Automation can help with the management of your online community if applied carefully and to the right situations. So how can you tell what those situations are, and if you should introduce automation to your community?
Answer these questions
When determining whether a community management task is a good candidate for automation, ask and answer these five questions as a guide:
- Is it repeatable?
- Is it standardised?
- Is it scalable?
- Does it currently take a lot of time?
- Are there benefits not being tapped because the task is being done manually?
If the answer is yes to most or all of these, then that task could well be a good candidate for automation. There’s a lot of manual work in community management and automation helps ease the burden of the most repetitive frontline tasks. This time can be reinvested in other important areas of community management – from strategy to governance.
What can automation do?
What you can automate will depend on the community platform and tools you’re using. In most community platforms you’ll be able to automate around five main areas:
- Onboarding and orientation
- Reward and reputation
- Low-tier moderation
Onboarding and orientation
You can automate welcome messages for new members and instructions about how to get the most/best use out of the community. Some platforms offer a bot assisted orientation tool (similar to an automated ‘tour’ of new features in software), that can step people through different areas of the community and perhaps introduce community leaders or topic specialists.
Make sure you include community guidelines and governance messaging in this type of automated sequence, and ensure these type of automated communications are refreshed regularly. This could be paired with personalisation that sends a specific message based on what the information the system has about that user and their needs or objectives.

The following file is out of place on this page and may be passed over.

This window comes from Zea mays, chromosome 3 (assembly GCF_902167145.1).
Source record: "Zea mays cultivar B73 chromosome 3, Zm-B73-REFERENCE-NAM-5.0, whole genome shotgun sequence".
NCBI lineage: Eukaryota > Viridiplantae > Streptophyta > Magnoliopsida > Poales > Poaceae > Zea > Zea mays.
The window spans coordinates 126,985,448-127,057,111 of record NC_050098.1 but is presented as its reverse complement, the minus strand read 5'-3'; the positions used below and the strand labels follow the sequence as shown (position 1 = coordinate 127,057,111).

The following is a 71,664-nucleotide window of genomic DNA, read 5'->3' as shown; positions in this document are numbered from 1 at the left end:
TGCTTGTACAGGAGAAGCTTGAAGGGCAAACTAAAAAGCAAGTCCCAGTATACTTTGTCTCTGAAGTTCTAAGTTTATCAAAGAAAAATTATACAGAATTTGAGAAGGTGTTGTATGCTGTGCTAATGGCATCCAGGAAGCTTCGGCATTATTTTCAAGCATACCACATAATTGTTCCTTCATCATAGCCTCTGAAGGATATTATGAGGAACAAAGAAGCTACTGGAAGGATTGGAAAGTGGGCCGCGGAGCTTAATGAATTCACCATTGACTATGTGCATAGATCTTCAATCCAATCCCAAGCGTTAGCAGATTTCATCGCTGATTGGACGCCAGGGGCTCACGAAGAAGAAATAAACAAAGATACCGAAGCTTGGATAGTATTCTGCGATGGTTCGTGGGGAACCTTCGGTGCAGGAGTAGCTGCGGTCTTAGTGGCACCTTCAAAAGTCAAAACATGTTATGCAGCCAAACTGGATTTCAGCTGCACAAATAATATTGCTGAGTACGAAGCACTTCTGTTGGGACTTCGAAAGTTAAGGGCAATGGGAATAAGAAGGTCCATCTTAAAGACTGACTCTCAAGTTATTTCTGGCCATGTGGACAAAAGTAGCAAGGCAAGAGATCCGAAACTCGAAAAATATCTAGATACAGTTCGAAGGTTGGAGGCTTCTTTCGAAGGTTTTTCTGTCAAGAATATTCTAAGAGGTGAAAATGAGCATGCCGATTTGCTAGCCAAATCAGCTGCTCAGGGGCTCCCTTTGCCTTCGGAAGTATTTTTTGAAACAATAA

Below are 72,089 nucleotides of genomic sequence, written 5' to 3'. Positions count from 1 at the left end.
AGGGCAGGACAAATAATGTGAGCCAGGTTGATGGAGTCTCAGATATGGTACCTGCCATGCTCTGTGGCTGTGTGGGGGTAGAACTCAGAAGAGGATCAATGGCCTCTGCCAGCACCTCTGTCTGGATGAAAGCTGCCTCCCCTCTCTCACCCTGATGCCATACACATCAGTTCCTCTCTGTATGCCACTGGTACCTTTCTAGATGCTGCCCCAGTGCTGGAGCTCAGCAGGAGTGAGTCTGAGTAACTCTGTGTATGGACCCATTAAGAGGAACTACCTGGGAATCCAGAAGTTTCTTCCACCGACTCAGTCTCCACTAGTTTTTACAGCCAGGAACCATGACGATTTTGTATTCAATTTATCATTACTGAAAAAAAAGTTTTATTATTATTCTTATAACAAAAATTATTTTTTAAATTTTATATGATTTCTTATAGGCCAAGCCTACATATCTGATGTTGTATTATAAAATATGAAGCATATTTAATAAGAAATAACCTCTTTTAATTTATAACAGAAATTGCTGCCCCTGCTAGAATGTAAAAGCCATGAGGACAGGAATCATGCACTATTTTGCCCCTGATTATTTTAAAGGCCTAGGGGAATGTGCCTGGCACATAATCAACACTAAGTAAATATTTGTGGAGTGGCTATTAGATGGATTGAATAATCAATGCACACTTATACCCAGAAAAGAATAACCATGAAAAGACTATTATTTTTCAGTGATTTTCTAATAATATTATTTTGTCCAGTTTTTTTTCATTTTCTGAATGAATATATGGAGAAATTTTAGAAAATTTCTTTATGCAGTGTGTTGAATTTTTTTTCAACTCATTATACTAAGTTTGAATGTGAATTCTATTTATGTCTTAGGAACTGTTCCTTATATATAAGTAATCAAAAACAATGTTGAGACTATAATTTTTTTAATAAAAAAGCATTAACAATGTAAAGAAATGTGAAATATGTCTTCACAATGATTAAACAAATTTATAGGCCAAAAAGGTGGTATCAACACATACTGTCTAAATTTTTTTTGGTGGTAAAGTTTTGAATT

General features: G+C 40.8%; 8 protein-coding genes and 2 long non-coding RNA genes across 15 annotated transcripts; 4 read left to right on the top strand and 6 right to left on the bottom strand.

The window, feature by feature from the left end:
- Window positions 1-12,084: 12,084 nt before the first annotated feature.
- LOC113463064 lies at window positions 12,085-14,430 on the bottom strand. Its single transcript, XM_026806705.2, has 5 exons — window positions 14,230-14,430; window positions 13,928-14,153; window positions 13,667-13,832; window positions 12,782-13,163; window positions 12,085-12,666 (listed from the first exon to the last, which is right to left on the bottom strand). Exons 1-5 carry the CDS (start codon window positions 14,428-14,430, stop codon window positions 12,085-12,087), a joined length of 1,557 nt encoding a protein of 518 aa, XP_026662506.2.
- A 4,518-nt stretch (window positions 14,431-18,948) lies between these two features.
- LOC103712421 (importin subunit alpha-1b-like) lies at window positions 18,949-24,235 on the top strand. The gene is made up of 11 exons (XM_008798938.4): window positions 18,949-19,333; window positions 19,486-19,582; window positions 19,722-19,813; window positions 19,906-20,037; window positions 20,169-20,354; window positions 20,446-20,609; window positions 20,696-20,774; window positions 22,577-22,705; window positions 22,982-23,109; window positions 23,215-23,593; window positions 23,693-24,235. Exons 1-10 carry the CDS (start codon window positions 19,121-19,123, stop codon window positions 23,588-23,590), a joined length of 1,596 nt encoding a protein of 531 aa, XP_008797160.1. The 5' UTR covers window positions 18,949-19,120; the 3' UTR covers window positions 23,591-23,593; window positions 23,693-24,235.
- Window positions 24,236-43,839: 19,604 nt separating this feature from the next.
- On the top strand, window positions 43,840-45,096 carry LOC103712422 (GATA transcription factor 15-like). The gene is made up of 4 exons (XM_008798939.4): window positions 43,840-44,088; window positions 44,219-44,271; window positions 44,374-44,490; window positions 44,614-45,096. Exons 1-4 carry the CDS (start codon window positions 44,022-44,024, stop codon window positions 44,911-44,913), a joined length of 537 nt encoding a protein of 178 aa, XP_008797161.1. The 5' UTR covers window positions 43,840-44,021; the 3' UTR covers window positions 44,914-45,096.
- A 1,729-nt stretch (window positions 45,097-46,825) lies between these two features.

You can typically automate some content posting in your online community. This can be helpful to let you plan ahead, but you shouldn’t ‘set and forget’ engagement. The most important thing is what happens after that content is posted.
You can also use automated prompts – on a community platform and via email or messaging tools – to nudge engagement with community content or events, and re-engage inactive members over time. But remember, engagement that’s not qualified isn’t constructive, and, if you’re manipulating people’s attention, is unethical. Use this type of automation wisely, to trigger reconnection with the core value proposition of the community, with fellow members, or even to start a conversation about why that member may be less engaged or differently engaged now.
Reward and reputation
Many community platforms allow you to configure the awarding of status and privileges as part of building reputation within the community. This may take the form of accumulating points for certain activities (e.g. answering questions, welcoming newcomers, posting content others mark as valuable, reporting content that breaches rules).